I know why the caged bird sings, ah me,
When his wing is bruised and his bosom sore,
When he beats his bars and would be free;
It is not a carol of joy or glee,
But a prayer that he sends from his heart's deep core,
But a plea, that upward to Heaven he flings –
I know why the caged bird sings.

1st stanza of Paul Lawrence Dunbar's poem "Sympathy".[12]

Reviewer Daisy Aldan of World Literature Today criticized Angelou for harboring "a fanatic hostility expressed toward all white people",[13] but writer Lyman B. Hagen disagreed, stating that like Angelou's friend and mentor Langston Hughes, Angelou explained and illuminated the condition of African Americans, but without alienating her readers.[14] Angelou promoted the importance of hard work, a common theme in slave narratives, throughout all her autobiographies, in order to break the African-American stereotype of laziness.[15] Her description of the strong and cohesive Black community of Stamps demonstrated how African Americans have subverted repressive institutions to withstand racism.[16] Angelou evolved from wishing that she could become white in Caged Bird to later shedding her self-loathing and embracing a strong racial identity.[17]

Critic Pierre A. Walker placed Angelou's autobiographies in the African-American literature tradition of political protest written in the years following the American Civil Rights movement. He emphasized that the unity of Angelou's autobiographies underscored one of her central themes: the injustice of racism and how to fight it.[1] Angelou's biographies, beginning with Caged Bird, consisted of "a sequence of lessons about resisting racist oppression".[1] This sequence led Angelou, as the protagonist, from "helpless rage and indignation to forms of subtle resistance, and finally to outright and active protest"[1] throughout all seven of her autobiographies. Angelou changed her views in the course of her autobiographies about Black-white relationships and learned to accept different points of view. It was changes in how she regarded race, and her views of white people, that provided Angelou with freedom. According to Hagen, one of Angelou's themes was that humans tend to be more alike than different.[18]

"Human beings are more alike than unalike".

Maya Angelou, 1994 (Scholar Mary Jane Lupton has called this one of Angelou's most well-known sayings.)[19][20]

In Angelou's third autobiography Singin' and Swingin' and Gettin' Merry Like Christmas, in which she married a white man, she came into intimate contact with whites for the first time—whites very different from the racist people she encountered in her childhood. She discovered that her stereotypes of whites were developed to protect herself from their cruelty and indifference.[21] As critic Dolly A. McPherson indicated, "Conditioned by earlier experiences, Angelou distrusts everyone, especially whites. Nevertheless, she is repeatedly surprised by the kindness and goodwill of many whites she meets, and, thus, her suspicions begin to soften into understanding."[22] Cudjoe wrote that in Singin' and Swingin', Angelou effectively demonstrated "the inviolability of the African American personhood",[23] as well as her own closely guarded defense of it. In order for her to have any positive relationships with whites and people of other races, however, McPherson insisted that Angelou "must examine and discard her stereotypical views about Whites".[22] Scholar Lyman B. Hagen agreed and pointed out that Angelou had to re-examine her lingering prejudices when faced with the broader world full of whites,[24] but it was a complex process because most of Angelou's experiences with whites were positive during this time.[25] Angelou moved between the white and Black worlds, both defining herself as a member of her community and encountering whites in "a much fuller, more sensuous manner".[26] Angelou's experiences with the Porgy and Bess tour, as described in Singin' and Swingin', expanded her understanding of other races and race relations as she met people of different nationalities during her travels. All these experiences were instrumental in Angelou's maturity and growth, and served as a basis for her later acceptance and tolerance of other races.[27]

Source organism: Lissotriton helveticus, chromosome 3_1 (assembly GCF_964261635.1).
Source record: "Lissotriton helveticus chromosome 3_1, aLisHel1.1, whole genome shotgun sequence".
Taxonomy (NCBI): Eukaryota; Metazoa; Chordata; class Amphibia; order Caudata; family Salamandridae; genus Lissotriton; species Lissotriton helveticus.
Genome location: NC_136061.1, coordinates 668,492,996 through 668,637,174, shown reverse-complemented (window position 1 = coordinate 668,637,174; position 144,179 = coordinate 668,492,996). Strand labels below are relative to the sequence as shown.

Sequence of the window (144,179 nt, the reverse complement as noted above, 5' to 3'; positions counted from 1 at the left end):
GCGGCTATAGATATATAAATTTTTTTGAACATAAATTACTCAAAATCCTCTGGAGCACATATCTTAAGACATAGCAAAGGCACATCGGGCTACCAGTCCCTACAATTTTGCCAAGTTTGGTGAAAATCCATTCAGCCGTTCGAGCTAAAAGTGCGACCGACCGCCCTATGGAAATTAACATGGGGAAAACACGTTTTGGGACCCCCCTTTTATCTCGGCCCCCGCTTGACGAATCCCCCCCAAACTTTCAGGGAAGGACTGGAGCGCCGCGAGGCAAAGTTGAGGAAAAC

Angelou's fourth autobiography The Heart of a Woman opened with Angelou and her son Guy living in an experimental commune with whites, in an attempt to participate in the new openness between Blacks and whites. She was not completely comfortable with the arrangement, however; as Lupton pointed out, Angelou never named her roommates. For the most part, Angelou was able to freely interact with whites in this book, but she occasionally encountered prejudice similar to earlier episodes, like when she required the assistance of white friends to rent a home in a segregated neighborhood.[28] Lupton stated that compared to her other books, Angelou had come "a long way"[28] from her interactions with whites and people of other races. Hagen called the descriptions of whites and the hopes for eventual equality in this book "optimistic".[29] Angelou continued, however, her indictment of white power structure and her protests against racial injustice that had been a theme throughout all her books. Instead of offering solutions, however, she simply reported on, reacted to, and dramatized events.[30]